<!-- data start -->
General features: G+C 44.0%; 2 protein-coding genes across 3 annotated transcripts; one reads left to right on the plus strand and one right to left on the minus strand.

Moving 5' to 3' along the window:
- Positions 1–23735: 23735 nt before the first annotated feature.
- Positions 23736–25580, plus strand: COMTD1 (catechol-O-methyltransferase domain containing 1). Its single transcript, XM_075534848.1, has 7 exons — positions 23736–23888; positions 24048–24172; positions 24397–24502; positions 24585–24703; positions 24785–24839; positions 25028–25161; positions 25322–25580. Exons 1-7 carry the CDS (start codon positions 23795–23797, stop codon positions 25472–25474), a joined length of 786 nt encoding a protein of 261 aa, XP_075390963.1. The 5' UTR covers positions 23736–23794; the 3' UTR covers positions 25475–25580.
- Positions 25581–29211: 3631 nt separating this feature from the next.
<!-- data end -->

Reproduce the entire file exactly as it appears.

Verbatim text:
General features: G+C 44.0%; 2 protein-coding genes across 3 annotated transcripts; one reads left to right on the plus strand and one right to left on the minus strand.

Moving 5' to 3' along the window:
- Positions 1–23735: 23735 nt before the first annotated feature.
- Positions 23736–25580, plus strand: COMTD1 (catechol-O-methyltransferase domain containing 1). Its single transcript, XM_075534848.1, has 7 exons — positions 23736–23888; positions 24048–24172; positions 24397–24502; positions 24585–24703; positions 24785–24839; positions 25028–25161; positions 25322–25580. Exons 1-7 carry the CDS (start codon positions 23795–23797, stop codon positions 25472–25474), a joined length of 786 nt encoding a protein of 261 aa, XP_075390963.1. The 5' UTR covers positions 23736–23794; the 3' UTR covers positions 25475–25580.
- Positions 25581–29211: 3631 nt separating this feature from the next.